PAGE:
“We judge others by their behavior. We judge ourselves by our intentions.” —Unknown
How often do we become frustrated with our patients? They are non-compliant, late for their appointments, lazy, grouchy, etc…. It may be good for us to consider the old Cherokee saying, “Walk a mile in my moccasins, and you will know my journey.”
In order to provide excellent customer service and to truly serve our patients, we must be able to empathize with them. Webster’s defines empathy as the action of understanding, being aware of, being sensitive to, and vicariously experiencing the feelings, thoughts, and experience of another.
Most of our patients face a multitude of physical ailments (according to the ACA more than 60 percent of non-traumatic lower-extremity amputations occur among diabetics). That means the majority of our patients may be dealing with the challenges associated with diabetes. Additionally, many of them may have financial challenges, family issues, and psychosocial problems. All of this can have a significant impact on their behavior.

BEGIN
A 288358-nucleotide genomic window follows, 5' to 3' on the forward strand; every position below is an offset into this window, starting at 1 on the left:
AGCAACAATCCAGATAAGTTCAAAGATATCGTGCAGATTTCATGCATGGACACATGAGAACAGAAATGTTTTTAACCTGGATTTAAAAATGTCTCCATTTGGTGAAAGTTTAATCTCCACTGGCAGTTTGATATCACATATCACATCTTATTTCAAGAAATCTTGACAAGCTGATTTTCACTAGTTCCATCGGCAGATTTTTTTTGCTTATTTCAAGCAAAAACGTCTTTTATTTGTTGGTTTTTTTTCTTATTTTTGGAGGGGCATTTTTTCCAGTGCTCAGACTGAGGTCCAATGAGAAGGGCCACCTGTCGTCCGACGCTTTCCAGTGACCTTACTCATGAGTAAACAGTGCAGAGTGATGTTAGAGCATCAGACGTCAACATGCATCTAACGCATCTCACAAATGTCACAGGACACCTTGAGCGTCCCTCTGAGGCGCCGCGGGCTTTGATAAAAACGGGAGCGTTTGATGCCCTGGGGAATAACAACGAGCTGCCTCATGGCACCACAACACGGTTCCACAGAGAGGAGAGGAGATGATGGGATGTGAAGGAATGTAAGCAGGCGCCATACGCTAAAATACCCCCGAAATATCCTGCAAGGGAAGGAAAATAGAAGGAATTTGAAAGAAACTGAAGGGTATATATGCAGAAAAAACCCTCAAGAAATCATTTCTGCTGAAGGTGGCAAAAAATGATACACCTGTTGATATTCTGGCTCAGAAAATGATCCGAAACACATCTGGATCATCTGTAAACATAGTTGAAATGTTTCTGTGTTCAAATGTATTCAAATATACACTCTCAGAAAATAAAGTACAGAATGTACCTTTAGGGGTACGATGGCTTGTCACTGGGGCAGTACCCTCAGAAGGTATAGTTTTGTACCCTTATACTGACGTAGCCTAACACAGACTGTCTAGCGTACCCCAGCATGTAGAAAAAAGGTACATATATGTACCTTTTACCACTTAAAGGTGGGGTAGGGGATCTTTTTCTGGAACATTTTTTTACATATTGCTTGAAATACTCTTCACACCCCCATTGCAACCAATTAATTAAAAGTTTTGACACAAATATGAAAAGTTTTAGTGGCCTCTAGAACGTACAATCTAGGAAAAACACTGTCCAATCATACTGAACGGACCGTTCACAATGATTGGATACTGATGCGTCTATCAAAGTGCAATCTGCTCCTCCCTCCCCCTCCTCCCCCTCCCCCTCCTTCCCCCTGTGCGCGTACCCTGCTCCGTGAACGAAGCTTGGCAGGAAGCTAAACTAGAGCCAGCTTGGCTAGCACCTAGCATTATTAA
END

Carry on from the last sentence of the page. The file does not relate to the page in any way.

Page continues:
As a clinician, it is imperative that you treat the whole person. You cannot view each patient as simply a “BK,” “AK,” “bilateral BK,” etc. You must take into consideration all aspects of the patient’s situation and how these things affect them.
This means you must empathize, be patient, take time to learn their story, and learn what is affecting them. A simple way to do this is to focus on the person in front of you. Forget about your last patient, your next patient, the phone calls that need returned, etc., and focus on the most important person in the room. Your patient.
You will be amazed at the impact this will have on you and your patients. Be intentional about taking time with each person to learn more about them and their life.